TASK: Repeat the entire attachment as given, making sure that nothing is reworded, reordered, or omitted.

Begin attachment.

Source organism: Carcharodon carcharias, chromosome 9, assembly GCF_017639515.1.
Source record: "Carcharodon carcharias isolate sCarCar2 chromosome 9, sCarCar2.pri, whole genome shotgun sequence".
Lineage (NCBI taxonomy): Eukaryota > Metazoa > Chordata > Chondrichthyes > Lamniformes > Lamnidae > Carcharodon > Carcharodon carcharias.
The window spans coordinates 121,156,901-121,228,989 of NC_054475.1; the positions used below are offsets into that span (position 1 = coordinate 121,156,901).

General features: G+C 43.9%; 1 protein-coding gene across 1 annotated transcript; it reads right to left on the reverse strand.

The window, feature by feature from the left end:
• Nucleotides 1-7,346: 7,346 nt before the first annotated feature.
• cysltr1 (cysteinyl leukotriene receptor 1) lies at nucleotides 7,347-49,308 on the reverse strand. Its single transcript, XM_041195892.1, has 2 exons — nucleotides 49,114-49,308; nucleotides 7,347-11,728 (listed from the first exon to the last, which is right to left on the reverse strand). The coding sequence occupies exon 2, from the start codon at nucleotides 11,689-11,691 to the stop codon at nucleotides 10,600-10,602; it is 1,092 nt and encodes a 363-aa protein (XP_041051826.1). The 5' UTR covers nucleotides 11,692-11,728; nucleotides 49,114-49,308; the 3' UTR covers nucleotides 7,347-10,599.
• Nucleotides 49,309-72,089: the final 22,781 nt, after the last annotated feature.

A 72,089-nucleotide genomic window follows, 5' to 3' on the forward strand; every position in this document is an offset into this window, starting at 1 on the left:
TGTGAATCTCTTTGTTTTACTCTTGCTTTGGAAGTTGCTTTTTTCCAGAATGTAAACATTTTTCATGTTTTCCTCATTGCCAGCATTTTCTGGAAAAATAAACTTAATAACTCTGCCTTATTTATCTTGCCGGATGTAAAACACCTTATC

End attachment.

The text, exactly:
Source organism: Carcharodon carcharias, chromosome 9, assembly GCF_017639515.1.
Source record: "Carcharodon carcharias isolate sCarCar2 chromosome 9, sCarCar2.pri, whole genome shotgun sequence".
Lineage (NCBI taxonomy): Eukaryota > Metazoa > Chordata > Chondrichthyes > Lamniformes > Lamnidae > Carcharodon > Carcharodon carcharias.
The window spans coordinates 121,156,901-121,228,989 of NC_054475.1; the positions used below are offsets into that span (position 1 = coordinate 121,156,901).

General features: G+C 43.9%; 1 protein-coding gene across 1 annotated transcript; it reads right to left on the reverse strand.

The window, feature by feature from the left end:
• Nucleotides 1-7,346: 7,346 nt before the first annotated feature.
• cysltr1 (cysteinyl leukotriene receptor 1) lies at nucleotides 7,347-49,308 on the reverse strand. Its single transcript, XM_041195892.1, has 2 exons — nucleotides 49,114-49,308; nucleotides 7,347-11,728 (listed from the first exon to the last, which is right to left on the reverse strand). The coding sequence occupies exon 2, from the start codon at nucleotides 11,689-11,691 to the stop codon at nucleotides 10,600-10,602; it is 1,092 nt and encodes a 363-aa protein (XP_041051826.1). The 5' UTR covers nucleotides 11,692-11,728; nucleotides 49,114-49,308; the 3' UTR covers nucleotides 7,347-10,599.
• Nucleotides 49,309-72,089: the final 22,781 nt, after the last annotated feature.

A 72,089-nucleotide genomic window follows, 5' to 3' on the forward strand; every position in this document is an offset into this window, starting at 1 on the left:
TGTGAATCTCTTTGTTTTACTCTTGCTTTGGAAGTTGCTTTTTTCCAGAATGTAAACATTTTTCATGTTTTCCTCATTGCCAGCATTTTCTGGAAAAATAAACTTAATAACTCTGCCTTATTTATCTTGCCGGATGTAAAACACCTTATC